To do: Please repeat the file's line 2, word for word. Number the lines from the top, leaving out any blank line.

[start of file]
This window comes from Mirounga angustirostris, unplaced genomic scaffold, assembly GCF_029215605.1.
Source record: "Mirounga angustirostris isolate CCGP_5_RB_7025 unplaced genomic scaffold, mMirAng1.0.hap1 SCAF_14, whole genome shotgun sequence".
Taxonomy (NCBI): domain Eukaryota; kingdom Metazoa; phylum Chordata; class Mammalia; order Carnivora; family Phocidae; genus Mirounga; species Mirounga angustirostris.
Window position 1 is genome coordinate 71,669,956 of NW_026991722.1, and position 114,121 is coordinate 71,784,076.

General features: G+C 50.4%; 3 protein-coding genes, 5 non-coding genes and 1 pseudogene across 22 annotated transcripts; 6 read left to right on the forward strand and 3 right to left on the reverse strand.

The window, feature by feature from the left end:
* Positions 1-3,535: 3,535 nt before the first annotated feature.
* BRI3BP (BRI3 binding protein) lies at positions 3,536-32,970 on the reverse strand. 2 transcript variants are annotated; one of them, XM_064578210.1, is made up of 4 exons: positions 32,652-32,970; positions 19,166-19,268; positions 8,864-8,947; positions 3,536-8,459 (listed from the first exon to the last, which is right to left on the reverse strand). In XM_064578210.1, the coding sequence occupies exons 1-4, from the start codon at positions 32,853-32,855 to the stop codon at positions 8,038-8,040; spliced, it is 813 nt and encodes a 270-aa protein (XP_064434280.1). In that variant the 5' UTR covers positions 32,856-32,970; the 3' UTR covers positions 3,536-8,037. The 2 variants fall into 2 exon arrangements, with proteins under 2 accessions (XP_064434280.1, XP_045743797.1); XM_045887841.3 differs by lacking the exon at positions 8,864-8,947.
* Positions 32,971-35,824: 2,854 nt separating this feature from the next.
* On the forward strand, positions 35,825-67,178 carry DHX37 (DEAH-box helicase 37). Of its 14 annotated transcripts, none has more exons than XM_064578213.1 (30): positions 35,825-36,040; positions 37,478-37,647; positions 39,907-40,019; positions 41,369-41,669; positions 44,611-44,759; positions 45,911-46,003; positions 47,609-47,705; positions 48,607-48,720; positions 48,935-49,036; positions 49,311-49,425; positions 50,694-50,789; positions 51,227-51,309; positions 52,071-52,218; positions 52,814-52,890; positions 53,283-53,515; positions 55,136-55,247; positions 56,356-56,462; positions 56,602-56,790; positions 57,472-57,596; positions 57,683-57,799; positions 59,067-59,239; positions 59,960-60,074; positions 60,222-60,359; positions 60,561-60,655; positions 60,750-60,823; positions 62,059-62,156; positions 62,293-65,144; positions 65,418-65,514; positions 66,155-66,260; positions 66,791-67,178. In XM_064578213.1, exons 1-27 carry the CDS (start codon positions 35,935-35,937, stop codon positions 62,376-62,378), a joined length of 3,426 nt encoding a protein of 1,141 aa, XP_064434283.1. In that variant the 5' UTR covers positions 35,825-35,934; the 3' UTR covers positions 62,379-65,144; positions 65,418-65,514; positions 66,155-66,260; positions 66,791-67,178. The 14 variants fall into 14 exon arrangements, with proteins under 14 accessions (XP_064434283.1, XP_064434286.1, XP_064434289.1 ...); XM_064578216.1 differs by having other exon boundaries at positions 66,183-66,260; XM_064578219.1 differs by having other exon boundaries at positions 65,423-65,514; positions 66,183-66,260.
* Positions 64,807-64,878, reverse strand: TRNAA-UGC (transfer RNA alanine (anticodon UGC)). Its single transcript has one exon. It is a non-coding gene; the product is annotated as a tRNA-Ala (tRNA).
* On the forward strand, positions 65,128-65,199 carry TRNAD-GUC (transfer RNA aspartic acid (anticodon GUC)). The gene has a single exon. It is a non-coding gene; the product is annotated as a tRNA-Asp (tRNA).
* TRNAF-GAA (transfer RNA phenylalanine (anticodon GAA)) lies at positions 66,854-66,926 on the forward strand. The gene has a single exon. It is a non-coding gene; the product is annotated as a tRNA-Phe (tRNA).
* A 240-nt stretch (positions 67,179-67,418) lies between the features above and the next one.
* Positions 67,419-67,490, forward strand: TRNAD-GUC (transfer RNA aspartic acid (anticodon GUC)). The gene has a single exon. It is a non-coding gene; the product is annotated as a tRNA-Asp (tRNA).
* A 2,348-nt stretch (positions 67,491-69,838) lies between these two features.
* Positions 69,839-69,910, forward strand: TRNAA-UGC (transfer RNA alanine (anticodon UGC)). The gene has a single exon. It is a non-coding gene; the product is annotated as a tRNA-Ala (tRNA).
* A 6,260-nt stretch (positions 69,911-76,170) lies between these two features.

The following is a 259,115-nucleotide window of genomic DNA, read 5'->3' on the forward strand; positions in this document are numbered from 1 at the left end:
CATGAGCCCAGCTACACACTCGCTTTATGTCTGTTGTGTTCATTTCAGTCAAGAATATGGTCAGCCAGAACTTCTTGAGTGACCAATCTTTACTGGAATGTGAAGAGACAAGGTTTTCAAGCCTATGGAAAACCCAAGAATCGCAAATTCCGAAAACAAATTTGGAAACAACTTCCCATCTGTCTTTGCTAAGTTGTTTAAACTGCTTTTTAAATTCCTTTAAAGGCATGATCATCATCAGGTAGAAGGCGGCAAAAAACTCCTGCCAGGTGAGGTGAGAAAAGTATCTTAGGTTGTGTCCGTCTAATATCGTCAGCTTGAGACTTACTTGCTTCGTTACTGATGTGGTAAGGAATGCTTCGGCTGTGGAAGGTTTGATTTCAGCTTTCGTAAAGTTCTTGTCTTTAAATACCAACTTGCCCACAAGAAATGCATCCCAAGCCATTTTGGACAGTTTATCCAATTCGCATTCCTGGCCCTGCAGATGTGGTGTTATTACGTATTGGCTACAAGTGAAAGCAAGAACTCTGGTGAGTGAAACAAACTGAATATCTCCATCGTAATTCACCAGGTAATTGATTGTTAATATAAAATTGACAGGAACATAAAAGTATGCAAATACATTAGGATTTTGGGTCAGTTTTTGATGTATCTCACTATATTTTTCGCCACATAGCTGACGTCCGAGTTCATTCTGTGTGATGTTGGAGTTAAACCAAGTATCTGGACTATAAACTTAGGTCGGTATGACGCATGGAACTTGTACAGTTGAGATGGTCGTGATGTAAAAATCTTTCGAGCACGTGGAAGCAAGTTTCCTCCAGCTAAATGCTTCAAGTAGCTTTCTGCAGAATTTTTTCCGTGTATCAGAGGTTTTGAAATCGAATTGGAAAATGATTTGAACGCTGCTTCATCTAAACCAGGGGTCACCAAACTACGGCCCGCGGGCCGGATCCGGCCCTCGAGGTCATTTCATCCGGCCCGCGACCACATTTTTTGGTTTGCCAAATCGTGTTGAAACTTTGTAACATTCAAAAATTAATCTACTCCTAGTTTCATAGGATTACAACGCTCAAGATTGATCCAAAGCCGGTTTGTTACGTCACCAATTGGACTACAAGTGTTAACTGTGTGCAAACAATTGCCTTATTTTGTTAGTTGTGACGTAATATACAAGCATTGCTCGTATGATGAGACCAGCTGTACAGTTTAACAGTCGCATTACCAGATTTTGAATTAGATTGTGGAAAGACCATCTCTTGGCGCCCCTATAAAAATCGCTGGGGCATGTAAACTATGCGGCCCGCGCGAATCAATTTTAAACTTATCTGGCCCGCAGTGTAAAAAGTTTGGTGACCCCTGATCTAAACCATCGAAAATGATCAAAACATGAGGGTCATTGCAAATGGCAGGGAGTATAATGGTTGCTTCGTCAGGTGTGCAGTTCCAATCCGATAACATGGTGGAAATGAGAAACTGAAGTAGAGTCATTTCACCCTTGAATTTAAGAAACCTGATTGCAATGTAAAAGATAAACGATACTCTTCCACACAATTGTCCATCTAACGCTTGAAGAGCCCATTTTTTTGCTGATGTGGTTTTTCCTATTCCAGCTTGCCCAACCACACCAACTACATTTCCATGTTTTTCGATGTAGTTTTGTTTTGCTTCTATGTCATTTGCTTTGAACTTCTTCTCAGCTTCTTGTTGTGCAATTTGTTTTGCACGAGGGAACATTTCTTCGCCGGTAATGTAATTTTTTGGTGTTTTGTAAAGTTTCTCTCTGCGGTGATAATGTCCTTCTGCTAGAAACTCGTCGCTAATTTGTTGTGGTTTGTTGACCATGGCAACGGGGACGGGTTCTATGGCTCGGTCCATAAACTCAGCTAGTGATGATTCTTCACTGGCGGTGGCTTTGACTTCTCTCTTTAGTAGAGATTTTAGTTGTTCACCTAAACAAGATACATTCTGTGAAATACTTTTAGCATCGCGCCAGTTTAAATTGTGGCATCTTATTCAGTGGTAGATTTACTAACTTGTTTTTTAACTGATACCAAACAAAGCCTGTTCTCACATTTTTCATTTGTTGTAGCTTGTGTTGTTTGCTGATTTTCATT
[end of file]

Source record: "Mirounga angustirostris isolate CCGP_5_RB_7025 unplaced genomic scaffold, mMirAng1.0.hap1 SCAF_14, whole genome shotgun sequence".